|Spohn, M: Increasing the organic carbon stocks in mineral soils sequesters large amounts of phosphorus, Global Change Biology, 26, 4196-4177 (2020), doi:10.1111/gcb.15154|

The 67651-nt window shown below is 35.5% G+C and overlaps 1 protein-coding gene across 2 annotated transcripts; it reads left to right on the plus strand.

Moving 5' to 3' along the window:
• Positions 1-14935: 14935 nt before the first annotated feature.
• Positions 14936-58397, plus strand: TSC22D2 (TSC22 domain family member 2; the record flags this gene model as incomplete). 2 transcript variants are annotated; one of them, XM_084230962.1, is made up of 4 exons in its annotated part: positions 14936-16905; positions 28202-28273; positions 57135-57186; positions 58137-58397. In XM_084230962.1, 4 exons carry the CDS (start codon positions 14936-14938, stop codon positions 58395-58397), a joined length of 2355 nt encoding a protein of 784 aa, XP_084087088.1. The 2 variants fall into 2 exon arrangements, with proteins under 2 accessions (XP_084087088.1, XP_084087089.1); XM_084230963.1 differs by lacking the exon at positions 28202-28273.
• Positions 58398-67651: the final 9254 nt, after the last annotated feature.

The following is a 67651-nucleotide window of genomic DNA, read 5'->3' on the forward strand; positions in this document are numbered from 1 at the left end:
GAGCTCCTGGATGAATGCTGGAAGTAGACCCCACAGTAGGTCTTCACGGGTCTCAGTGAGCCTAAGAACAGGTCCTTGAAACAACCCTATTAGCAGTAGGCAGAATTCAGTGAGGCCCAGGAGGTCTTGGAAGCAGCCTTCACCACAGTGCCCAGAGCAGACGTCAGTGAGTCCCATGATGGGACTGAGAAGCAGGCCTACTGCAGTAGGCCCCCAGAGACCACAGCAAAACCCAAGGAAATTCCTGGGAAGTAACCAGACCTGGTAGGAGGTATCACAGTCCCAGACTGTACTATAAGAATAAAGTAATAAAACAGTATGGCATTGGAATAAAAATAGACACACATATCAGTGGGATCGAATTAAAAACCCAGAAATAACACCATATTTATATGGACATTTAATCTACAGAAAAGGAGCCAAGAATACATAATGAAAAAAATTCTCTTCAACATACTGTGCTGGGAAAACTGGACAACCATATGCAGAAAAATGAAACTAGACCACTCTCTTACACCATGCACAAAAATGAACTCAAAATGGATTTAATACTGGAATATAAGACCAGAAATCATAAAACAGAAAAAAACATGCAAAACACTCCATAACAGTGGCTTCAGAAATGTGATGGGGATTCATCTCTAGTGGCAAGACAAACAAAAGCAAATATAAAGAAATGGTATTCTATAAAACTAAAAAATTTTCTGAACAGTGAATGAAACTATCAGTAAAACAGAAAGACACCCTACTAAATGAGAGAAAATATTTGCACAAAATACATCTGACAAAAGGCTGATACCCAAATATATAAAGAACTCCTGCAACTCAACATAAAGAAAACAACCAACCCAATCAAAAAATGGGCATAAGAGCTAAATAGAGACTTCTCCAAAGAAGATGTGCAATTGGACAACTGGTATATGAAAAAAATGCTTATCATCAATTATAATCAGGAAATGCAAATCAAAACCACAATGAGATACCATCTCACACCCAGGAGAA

Despite the fact that phosphorus (P) is critical for plant biomass production in many ecosystems, the implications of soil organic carbon (OC) sequestration for the P cycle have hardly been discussed yet. Thus, the aims of this study are, first, to synthesize results about the relationship between C and P in soil organic matter (SOM) and organic matter inputs to soils, second, to review processes that affect the C:P ratio of SOM, and third, to discuss implications of OC storage in terrestrial ecosystems for P sequestration. The study shows that the storage of OC in mineral soils leads to the sequestration of large amounts of organic phosphorus (OP) since SOM in mineral soils is very rich in P. The reasons for the strong enrichment of OP with respect to OC in soils are the mineralization of OC and the formation of microbial necromass that is P-rich as well as the strong sorption of OP to mineral surfaces that prevents OP mineralization. In particular, the formation of mineral-associated SOM that is favorable for storing OC in soil over decadal to centennial timescales sequesters large amounts of OP. Storage of 1,000 kg C in the clay size fraction in the topsoils of croplands sequesters 13.1 kg P. In contrast, the OC:OP ratios of wood and of peatlands are much larger than the ones in cropland soils. Thus, storage of C in wood in peatlands sequesters much less P than the storage of OC in mineral soils. In order to increase the C stocks in terrestrial ecosystems and to lock up as little P as possible, it would be more reasonable to protect and restore peatlands and to produce and preserve wood than to store OC in mineral soils.